Oracle's got a problem. Her usually infallible data bank is spitting out more and more falsities to heroes on the field that could really use some genuinely reliable information - with hilarious results! Meanwhile, Black Alice, a powerful teenager who wields magic beyond even her own comprehension, is vied for, by the Birds of Prey, and a rather evil society of witches, wizards, magicians and my
Another compelling story by Gail Simone.

The character art is significantly different in this volume which took some getting used to to keep track of the characters.
By the end, it became too disjointed
The Birds of Prey lost Black Canary, only to gain a much larger cast of characters, and a much bigger canvas for Simone and company to draw on. With Canary leaving, Oracle draws up a new roster, and for her last two volumes on the title, she delivers BIG stories with HUGE action set-pieces. The jailbreak here is audacious, and Barda's reaction to be riddled with bullets is hilarious. A breath of fresh air for a long-running series. All of the heart, ten times the zaniness.
The good-Gail Simone widens the Birds cast and Kate Spencer and Barda play significant roles in the story. Barda is given a sense of humor, and not the character has never had one-most writers just ignore her dry wit. Spencer remains a good character who depends on her brains and not brawn. Some small plot twists makes this an above average entry in the series.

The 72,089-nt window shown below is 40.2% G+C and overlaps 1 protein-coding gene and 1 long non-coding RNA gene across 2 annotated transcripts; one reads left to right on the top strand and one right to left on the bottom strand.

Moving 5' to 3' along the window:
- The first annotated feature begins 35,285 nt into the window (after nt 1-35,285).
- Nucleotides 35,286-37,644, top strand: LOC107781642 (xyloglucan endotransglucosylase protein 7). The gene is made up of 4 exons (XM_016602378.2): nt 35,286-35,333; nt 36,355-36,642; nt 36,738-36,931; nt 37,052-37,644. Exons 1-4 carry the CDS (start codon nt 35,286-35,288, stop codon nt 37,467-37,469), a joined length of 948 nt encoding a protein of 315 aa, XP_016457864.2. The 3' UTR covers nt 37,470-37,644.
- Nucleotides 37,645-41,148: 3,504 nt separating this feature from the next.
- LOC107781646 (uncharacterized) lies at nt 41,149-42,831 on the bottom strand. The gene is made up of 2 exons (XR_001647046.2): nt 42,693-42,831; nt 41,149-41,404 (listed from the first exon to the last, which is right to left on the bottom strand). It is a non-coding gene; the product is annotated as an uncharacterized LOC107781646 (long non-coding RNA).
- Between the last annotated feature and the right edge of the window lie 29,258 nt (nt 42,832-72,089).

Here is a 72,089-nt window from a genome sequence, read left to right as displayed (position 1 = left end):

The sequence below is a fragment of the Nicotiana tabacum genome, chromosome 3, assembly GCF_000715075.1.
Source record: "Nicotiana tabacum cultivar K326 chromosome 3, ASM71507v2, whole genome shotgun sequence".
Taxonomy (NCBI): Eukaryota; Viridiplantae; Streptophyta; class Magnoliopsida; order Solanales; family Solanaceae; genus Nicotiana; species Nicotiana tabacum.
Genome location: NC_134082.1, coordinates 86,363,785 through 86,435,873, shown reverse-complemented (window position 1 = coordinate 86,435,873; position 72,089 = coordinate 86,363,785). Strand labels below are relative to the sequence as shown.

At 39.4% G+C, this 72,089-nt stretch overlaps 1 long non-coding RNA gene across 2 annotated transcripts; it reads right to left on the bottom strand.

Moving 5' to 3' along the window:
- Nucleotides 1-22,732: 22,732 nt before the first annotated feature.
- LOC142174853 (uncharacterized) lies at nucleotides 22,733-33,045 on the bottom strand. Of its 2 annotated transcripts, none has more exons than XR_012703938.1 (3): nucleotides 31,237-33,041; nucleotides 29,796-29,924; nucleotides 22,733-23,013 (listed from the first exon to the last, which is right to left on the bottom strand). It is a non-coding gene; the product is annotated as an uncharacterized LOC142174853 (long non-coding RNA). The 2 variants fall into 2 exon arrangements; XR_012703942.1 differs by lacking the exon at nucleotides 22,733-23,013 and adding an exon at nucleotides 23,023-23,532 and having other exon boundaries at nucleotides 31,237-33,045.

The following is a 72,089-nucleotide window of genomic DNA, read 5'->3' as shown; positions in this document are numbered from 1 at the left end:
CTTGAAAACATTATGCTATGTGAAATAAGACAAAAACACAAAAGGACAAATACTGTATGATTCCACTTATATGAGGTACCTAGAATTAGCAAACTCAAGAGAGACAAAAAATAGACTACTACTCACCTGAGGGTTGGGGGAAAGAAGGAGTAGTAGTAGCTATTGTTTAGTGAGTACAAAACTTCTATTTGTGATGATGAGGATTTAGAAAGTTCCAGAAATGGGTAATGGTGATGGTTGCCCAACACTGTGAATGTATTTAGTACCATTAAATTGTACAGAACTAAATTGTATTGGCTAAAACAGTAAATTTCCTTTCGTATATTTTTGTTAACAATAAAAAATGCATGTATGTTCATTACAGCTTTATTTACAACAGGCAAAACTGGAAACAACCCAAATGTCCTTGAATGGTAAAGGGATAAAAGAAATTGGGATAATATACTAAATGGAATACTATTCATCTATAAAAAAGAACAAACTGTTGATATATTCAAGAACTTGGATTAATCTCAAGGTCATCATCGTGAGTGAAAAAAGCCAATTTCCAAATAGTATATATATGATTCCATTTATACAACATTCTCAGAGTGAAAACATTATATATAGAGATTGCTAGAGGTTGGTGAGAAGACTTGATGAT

Not my favorite Birds of Prey volume. Black Canary leaves partway through, which starts a storyline that I'm not wild about. That said, Big Barda also joins the team, and I love Big Barda.
This ends on a particular depressing note. I'm not looking forward to having the end this series, but I'm thankful it's been as good as it has.
Shannon Appelcline
The final Black Canary story is great. The next one is an interesting setup, but needs to gel.
John Yelverton
The author takes her original concept and cranks it up on steroids to some effect.
Jen M.
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Gail Simone is a comic book writer well-known for her work on Birds of Prey (DC), Wonder Woman (DC), and Deadpool (Marvel), among others, and has also written humorous and critical commentary on comics and the comics industry such as the original "Women in Refrigerators" website and a regular column called "You'll All Be Sorry".
More about Gail Simone...

Other Books in the Series

Birds of Prey I (1 - 10 of 12 books)
  • Birds of Prey, Vol. 1
  • Birds of Prey, Vol. 2: Old Friends, New Enemies
  • Birds of Prey, Vol. 3: Of Like Minds
  • Birds of Prey, Vol. 4: Sensei and Student
  • Birds of Prey, Vol. 5: Between Dark and Dawn
  • Birds of Prey, Vol. 6: The Battle Within
  • Birds of Prey, Vol. 7: Perfect Pitch
  • Birds of Prey, Vol. 9: Dead of Winter
  • Birds of Prey, Vol. 10: Club Kids
  • Birds of Prey, Vol. 11: Metropolis or Dust
Batgirl, Vol. 1: The Darkest Reflection Batgirl, Vol. 2: Knightfall Descends Villains United Batgirl, Vol. 3: Death of the Family Birds of Prey, Vol. 1: End Run